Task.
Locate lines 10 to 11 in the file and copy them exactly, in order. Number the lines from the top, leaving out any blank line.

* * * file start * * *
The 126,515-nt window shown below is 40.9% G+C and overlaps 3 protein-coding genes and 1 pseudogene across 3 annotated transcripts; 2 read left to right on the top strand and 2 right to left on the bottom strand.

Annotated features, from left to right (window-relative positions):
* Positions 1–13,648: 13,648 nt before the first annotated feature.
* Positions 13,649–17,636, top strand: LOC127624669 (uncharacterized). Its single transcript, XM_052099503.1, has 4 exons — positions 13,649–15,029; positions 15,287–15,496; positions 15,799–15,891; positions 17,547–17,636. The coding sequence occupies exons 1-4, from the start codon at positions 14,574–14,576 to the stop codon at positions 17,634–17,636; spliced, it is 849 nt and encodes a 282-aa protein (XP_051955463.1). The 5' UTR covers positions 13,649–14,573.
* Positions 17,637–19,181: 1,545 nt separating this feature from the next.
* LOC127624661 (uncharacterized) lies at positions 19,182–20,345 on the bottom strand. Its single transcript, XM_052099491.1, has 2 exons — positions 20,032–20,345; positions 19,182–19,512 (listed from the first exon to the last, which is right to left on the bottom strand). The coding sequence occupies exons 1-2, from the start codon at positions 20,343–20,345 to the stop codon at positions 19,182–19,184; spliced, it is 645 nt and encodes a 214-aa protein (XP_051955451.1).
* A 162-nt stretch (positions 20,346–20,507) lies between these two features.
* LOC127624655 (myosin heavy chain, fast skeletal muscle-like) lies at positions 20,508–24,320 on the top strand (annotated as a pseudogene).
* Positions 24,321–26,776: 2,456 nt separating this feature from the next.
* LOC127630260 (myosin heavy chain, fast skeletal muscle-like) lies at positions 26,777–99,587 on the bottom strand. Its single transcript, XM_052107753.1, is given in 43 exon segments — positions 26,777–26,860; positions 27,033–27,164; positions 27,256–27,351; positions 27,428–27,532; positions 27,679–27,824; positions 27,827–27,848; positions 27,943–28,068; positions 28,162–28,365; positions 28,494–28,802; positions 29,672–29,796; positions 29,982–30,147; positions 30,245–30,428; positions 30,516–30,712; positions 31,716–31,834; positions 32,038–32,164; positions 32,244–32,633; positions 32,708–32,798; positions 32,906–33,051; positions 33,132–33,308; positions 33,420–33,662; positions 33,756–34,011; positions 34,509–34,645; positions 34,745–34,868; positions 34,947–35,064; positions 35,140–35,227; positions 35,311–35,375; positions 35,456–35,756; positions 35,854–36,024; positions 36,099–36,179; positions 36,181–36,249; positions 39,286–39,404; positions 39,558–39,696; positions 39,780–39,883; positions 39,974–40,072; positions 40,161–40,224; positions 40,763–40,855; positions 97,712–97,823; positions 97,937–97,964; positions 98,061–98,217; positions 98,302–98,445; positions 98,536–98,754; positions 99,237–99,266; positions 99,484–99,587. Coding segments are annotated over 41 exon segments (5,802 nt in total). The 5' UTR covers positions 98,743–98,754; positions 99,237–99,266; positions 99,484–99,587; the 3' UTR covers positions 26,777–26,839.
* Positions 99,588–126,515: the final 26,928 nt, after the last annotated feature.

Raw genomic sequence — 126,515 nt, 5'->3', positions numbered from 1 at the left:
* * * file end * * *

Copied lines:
* LOC127630260 (myosin heavy chain, fast skeletal muscle-like) lies at positions 26,777–99,587 on the bottom strand. Its single transcript, XM_052107753.1, is given in 43 exon segments — positions 26,777–26,860; positions 27,033–27,164; positions 27,256–27,351; positions 27,428–27,532; positions 27,679–27,824; positions 27,827–27,848; positions 27,943–28,068; positions 28,162–28,365; positions 28,494–28,802; positions 29,672–29,796; positions 29,982–30,147; positions 30,245–30,428; positions 30,516–30,712; positions 31,716–31,834; positions 32,038–32,164; positions 32,244–32,633; positions 32,708–32,798; positions 32,906–33,051; positions 33,132–33,308; positions 33,420–33,662; positions 33,756–34,011; positions 34,509–34,645; positions 34,745–34,868; positions 34,947–35,064; positions 35,140–35,227; positions 35,311–35,375; positions 35,456–35,756; positions 35,854–36,024; positions 36,099–36,179; positions 36,181–36,249; positions 39,286–39,404; positions 39,558–39,696; positions 39,780–39,883; positions 39,974–40,072; positions 40,161–40,224; positions 40,763–40,855; positions 97,712–97,823; positions 97,937–97,964; positions 98,061–98,217; positions 98,302–98,445; positions 98,536–98,754; positions 99,237–99,266; positions 99,484–99,587. Coding segments are annotated over 41 exon segments (5,802 nt in total). The 5' UTR covers positions 98,743–98,754; positions 99,237–99,266; positions 99,484–99,587; the 3' UTR covers positions 26,777–26,839.
* Positions 99,588–126,515: the final 26,928 nt, after the last annotated feature.